Kirages adds that a few years ago the division had streamlined content throughout the curriculum into “need to know” and “nice to know” information to ensure courses were not too overwhelming for maximum educational benefit.

Getting started

In 2018, the three faculty members established the Division Institute for Excellence in Teaching (DIET), a division-wide initiative to share with their peers all they were learning during their time at the USC Center for Excellence in Teaching Institute. 

During Phase 1, the group, led by Matthews, held four town halls over an academic year to collect feedback and input about what tools and resources their colleagues needed to improve their teaching skills.

They also set out to define what excellence in teaching actually means to the division. 

“The [division] … is committed to excellence in teaching through the use of evidence-based, inclusive pedagogies that foster the knowledge, skills, relationships and values necessary for students to succeed in a rapidly changing world,” reads the agreed-upon definition. 

The group also set out seven characteristics of teaching excellence, which include being respectful and professional, challenging and supportive, inclusive and supportive of diversity, relevant and engaging, prepared and well-organized, fair and equitable and adaptable and evidence-based. 

Having agreed upon the division’s collective north star for reaching excellence, the group began Phase 2, which required each instructor to draft their own teaching statement. 

“A teaching statement is a document that includes a professor’s personal teaching philosophy, how they view the relationship between student and teacher, what their goals are for their instruction and then specifically what are the different activities, assessments and materials they need to use in their class in order to meet the needs of their students,” Matthews explains.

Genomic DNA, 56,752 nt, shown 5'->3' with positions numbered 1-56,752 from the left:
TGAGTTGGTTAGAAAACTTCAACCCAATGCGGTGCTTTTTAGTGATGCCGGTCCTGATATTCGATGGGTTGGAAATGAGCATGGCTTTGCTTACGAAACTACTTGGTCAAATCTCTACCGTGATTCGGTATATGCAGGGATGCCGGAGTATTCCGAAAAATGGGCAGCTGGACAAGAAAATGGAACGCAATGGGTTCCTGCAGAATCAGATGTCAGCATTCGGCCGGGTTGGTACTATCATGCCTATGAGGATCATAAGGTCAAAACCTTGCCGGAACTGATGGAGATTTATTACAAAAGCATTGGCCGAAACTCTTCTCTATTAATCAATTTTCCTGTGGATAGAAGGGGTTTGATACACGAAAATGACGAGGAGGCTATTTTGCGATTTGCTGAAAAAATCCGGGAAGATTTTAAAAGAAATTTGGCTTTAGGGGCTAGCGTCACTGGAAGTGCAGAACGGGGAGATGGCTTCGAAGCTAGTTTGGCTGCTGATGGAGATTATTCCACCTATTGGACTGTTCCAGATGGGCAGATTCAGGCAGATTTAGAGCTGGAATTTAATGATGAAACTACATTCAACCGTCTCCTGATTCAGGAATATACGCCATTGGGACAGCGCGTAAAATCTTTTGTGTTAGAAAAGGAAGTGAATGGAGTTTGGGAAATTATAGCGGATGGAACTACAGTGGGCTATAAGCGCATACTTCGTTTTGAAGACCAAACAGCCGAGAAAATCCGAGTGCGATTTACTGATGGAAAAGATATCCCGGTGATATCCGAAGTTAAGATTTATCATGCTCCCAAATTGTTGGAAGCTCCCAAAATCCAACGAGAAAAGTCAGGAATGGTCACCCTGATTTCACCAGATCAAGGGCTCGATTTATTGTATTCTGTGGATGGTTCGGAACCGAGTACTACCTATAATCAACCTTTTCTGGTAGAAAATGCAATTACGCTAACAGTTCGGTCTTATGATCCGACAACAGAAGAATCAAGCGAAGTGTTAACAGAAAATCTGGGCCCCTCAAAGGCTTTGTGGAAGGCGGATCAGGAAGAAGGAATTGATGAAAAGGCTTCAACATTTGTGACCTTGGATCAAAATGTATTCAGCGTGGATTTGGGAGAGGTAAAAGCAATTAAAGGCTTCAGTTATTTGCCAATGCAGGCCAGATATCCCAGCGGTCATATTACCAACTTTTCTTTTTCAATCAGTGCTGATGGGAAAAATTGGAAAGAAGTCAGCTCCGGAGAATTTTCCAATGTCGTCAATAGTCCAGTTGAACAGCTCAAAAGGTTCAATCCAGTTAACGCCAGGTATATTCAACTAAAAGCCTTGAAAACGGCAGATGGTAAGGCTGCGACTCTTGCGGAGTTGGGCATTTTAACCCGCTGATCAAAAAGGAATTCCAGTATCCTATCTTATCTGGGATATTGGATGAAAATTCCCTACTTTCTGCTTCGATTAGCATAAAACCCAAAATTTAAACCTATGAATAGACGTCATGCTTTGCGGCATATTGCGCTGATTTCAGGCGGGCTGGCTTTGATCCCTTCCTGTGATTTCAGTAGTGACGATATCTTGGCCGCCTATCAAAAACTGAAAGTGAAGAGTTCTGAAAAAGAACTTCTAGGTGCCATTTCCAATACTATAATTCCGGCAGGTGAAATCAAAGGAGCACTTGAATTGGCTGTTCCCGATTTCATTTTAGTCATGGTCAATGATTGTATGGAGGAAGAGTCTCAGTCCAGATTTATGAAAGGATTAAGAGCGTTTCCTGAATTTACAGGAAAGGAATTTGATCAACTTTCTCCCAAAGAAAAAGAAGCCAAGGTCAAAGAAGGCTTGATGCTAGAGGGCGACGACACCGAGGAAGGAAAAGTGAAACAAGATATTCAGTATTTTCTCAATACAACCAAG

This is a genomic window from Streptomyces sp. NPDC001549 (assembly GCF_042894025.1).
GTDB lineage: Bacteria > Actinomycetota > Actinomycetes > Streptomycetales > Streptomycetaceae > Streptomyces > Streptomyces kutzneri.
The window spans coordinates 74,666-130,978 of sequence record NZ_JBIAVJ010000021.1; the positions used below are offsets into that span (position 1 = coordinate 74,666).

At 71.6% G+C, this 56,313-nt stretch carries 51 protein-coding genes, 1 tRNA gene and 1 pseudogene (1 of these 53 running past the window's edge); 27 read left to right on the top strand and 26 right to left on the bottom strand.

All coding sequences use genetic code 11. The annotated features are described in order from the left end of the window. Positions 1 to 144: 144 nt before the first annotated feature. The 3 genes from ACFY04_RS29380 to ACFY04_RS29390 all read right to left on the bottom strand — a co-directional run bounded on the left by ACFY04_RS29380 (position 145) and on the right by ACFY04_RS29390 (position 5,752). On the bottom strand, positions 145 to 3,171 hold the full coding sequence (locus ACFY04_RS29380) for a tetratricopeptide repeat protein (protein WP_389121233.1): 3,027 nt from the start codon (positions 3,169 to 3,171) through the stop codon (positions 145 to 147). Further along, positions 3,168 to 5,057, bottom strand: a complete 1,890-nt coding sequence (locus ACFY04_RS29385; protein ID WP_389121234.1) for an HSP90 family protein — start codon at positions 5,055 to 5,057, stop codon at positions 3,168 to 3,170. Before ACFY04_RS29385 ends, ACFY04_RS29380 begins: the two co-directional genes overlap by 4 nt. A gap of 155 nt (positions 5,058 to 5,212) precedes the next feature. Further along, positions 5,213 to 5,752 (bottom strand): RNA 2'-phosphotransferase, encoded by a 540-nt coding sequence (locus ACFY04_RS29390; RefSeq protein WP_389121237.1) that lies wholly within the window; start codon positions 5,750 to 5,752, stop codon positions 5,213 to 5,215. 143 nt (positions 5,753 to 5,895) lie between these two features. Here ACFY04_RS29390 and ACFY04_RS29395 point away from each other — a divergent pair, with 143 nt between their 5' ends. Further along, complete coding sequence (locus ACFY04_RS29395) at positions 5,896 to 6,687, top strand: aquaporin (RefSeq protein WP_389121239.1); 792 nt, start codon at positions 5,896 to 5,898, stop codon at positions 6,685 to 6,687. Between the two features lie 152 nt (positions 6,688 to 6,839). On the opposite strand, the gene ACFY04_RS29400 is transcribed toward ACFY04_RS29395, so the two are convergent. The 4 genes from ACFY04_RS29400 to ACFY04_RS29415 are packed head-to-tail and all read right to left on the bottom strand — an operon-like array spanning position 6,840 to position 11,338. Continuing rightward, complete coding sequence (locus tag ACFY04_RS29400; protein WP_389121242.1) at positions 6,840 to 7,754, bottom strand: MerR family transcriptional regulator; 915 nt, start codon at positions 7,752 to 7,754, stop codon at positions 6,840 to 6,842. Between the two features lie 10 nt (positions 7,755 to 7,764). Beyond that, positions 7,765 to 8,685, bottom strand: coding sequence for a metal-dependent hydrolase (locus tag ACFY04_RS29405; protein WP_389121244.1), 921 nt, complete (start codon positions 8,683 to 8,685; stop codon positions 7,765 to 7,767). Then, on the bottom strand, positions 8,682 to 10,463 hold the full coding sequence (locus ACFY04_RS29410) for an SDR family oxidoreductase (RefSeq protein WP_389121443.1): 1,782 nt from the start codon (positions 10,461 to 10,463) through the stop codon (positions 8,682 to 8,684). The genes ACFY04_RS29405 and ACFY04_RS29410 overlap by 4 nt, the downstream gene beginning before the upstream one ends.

During three 90-minute meetings, division faculty came together to reflect on their own teaching in the classroom and hear from other faculty members as they set out to draft their teaching statements.

Once drafted, each faculty member’s statements will be reviewed by another faculty member, who will give them feedback.

The eventual goal is to create metrics that, along with course reviews and classroom observation, could be incorporated into an annual faculty review process. 

Already seeing changes

As a result of these efforts, there have already been visible changes in some classrooms. 

“I am making my slides much simpler; my presentations are shorter now and separated by active opportunities that allow the students to engage with the material,” Landel says. “I am also emphasizing connections between the new material and the knowledge and skills with which the students are already familiar.”

Kirages has made changes, too. 

“I have redesigned my syllabus to include fewer and more specific learning objectives,” he says. “I have made it significantly easier for students to understand the purpose of my class and how it fits into the big picture of the curriculum.”

Matthews notes that this initiative is even more important now as the division continues to grow — in part because of the hybrid online/on-campus degree program. 

“As we grow, we need to ensure that we maintain the level of excellence that people have come to know the USC DPT experience for,” she says. “This institute will help us to do just that.”